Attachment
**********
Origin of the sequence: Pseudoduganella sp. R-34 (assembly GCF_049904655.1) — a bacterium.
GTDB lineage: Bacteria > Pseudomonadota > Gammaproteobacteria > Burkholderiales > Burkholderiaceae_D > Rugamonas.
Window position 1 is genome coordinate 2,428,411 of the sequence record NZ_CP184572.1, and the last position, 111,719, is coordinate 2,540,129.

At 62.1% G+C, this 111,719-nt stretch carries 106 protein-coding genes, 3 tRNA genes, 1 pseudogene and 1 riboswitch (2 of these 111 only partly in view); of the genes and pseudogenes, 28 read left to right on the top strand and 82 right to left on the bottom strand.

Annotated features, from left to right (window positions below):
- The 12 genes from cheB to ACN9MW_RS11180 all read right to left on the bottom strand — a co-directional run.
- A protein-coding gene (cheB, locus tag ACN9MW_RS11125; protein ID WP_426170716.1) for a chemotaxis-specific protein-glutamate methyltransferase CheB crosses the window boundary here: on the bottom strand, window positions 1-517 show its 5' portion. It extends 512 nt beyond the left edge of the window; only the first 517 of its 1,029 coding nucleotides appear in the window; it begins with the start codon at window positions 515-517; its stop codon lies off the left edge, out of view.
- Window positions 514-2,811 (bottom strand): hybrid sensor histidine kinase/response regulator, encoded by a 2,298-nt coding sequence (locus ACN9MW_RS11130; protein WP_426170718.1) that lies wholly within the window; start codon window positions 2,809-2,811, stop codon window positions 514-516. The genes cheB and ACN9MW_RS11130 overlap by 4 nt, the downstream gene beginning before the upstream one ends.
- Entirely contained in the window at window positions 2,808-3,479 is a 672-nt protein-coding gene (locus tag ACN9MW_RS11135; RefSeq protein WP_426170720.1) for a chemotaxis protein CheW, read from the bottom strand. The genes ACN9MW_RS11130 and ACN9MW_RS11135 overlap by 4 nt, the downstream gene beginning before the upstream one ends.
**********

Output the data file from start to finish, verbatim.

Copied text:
Origin of the sequence: Pseudoduganella sp. R-34 (assembly GCF_049904655.1) — a bacterium.
GTDB lineage: Bacteria > Pseudomonadota > Gammaproteobacteria > Burkholderiales > Burkholderiaceae_D > Rugamonas.
Window position 1 is genome coordinate 2,428,411 of the sequence record NZ_CP184572.1, and the last position, 111,719, is coordinate 2,540,129.

At 62.1% G+C, this 111,719-nt stretch carries 106 protein-coding genes, 3 tRNA genes, 1 pseudogene and 1 riboswitch (2 of these 111 only partly in view); of the genes and pseudogenes, 28 read left to right on the top strand and 82 right to left on the bottom strand.

Annotated features, from left to right (window positions below):
- The 12 genes from cheB to ACN9MW_RS11180 all read right to left on the bottom strand — a co-directional run.
- A protein-coding gene (cheB, locus tag ACN9MW_RS11125; protein ID WP_426170716.1) for a chemotaxis-specific protein-glutamate methyltransferase CheB crosses the window boundary here: on the bottom strand, window positions 1-517 show its 5' portion. It extends 512 nt beyond the left edge of the window; only the first 517 of its 1,029 coding nucleotides appear in the window; it begins with the start codon at window positions 515-517; its stop codon lies off the left edge, out of view.
- Window positions 514-2,811 (bottom strand): hybrid sensor histidine kinase/response regulator, encoded by a 2,298-nt coding sequence (locus ACN9MW_RS11130; protein WP_426170718.1) that lies wholly within the window; start codon window positions 2,809-2,811, stop codon window positions 514-516. The genes cheB and ACN9MW_RS11130 overlap by 4 nt, the downstream gene beginning before the upstream one ends.
- Entirely contained in the window at window positions 2,808-3,479 is a 672-nt protein-coding gene (locus tag ACN9MW_RS11135; RefSeq protein WP_426170720.1) for a chemotaxis protein CheW, read from the bottom strand. The genes ACN9MW_RS11130 and ACN9MW_RS11135 overlap by 4 nt, the downstream gene beginning before the upstream one ends.